Trish Berger

Trish Berger

Trish Berger, Ph.D.

Department of Animal Science
University of California, Davis
1 Shields Ave
Davis, CA 95616, USA

Phone: +1 530-752-1267
FAX: +1 530-752-0175


B.A., Biochemistry, University of Kansas, 1975.
(Year Abroad) Physiology and Biochemistry of Farm Animals, University of Reading, England, 1974-1975
M.S., Animal Science, Purdue University, 1977.
Ph.D., Animal Science, Purdue University, 1980.


The long-term focus in our laboratory is mammalian fertilization and the molecules involved in the fertilization process. Research is centered on interactions between sperm and oocyte plasma membrane molecules after sperm have undergone the acrosome reaction since our earlier work demonstrated that this was frequently the limiting step in vivo in subfertile animals. Details of these interactions including receptor/ligand pairings are still largely unknown. Environmental stresses such as elevated ambient temperature affect both the sperm’s ability and the oocyte’s ability to interact with each other at the plasma membrane level. We hypothesize that this is due to decreased/defective synthesis of interacting molecules. Our research typically involves in vitro fertilization or aspects of those procedures such as sperm penetration of zona-free oocytes as bioassays to support molecular studies evaluating individual molecules. Occasionally, research includes artificial or natural insemination to assess differences in in vivo fertility among males or females or to assess other parameters of reproduction in conjunction with sperm-oocyte interaction.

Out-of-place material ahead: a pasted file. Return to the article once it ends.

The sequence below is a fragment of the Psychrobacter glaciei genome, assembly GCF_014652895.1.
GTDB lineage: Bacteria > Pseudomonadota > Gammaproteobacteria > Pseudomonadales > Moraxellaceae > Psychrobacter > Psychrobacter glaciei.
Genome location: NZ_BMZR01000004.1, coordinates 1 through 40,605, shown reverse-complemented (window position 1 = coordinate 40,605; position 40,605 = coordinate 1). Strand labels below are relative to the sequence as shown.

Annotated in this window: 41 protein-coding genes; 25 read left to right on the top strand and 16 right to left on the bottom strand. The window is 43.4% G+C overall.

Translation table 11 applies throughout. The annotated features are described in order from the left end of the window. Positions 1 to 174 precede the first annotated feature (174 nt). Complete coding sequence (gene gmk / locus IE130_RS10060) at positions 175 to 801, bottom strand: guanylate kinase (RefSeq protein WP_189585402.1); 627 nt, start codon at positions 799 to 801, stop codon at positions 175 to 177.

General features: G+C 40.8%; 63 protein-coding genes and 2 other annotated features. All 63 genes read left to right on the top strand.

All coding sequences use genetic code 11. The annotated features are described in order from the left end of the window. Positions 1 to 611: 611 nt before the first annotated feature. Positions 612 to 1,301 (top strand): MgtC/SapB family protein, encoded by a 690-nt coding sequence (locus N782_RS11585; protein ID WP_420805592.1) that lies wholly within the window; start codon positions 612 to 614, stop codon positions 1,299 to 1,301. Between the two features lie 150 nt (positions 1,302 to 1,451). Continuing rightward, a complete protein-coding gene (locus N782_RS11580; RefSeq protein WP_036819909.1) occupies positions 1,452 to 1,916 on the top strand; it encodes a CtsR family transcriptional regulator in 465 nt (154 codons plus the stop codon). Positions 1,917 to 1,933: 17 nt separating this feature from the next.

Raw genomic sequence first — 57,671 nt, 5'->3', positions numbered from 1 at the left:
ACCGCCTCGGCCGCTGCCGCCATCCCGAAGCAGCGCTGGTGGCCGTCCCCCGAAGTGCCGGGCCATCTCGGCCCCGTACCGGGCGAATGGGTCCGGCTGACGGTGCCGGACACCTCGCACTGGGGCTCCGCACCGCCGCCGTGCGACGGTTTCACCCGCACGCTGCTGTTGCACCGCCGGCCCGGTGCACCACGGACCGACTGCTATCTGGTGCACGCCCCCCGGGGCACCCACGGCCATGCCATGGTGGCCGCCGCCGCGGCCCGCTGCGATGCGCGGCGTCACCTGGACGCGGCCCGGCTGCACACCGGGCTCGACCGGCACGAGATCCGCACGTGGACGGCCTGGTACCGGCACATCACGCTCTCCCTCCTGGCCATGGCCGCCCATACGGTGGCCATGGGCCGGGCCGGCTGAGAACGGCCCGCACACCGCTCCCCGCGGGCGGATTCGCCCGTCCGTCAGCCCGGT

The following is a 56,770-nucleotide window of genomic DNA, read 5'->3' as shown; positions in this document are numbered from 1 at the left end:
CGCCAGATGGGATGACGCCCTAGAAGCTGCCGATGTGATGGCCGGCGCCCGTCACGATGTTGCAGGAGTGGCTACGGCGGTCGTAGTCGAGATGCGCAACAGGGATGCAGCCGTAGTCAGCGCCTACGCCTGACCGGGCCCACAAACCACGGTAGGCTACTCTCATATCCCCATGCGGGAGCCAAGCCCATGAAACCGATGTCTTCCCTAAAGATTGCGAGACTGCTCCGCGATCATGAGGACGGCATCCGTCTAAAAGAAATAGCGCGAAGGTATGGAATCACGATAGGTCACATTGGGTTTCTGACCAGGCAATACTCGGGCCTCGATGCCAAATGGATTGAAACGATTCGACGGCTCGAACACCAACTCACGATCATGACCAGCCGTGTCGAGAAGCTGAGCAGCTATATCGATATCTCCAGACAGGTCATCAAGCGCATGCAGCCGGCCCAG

The pig is one of the primary species studied due in part to the availability of large numbers of gametes and hence molecules derived from gametes. Studies occasionally use other domestic species and gametes from exotic species as conservation of gamete receptors/ligands is of particular interest as well. Environmental toxicant-induced changes in the gamete receptors/ligands during rat gametogenesis and maturation was a previous model for our laboratory and also provided the opportunity to manipulate the system.

A second focus in our laboratory is the prepuberal regulation of Sertoli cell proliferation. Sertoli cell numbers are a major determinant of postpuberal testis size and sperm production. The number of Sertoli cells is generally believed to be determined prepuberally. In collaborative research, we have found that reducing endogenous estrogen in the boars postnatally leads to increased proliferation of Sertoli cells and larger postpuberal testes. In the pig, this can be accomplished independent of altered pituitary hormones. This strongly suggests a locally mediated mechanism. 

Opportunities for Graduate Studies

Graduate students in the Gamete Biology Laboratory work toward the M.S. or Ph.D. degree in Animal Biology. Details on these programs are available on their homepages or contact me for further information.

Animal Biology
Molecular, Cellular and Integrative Physiology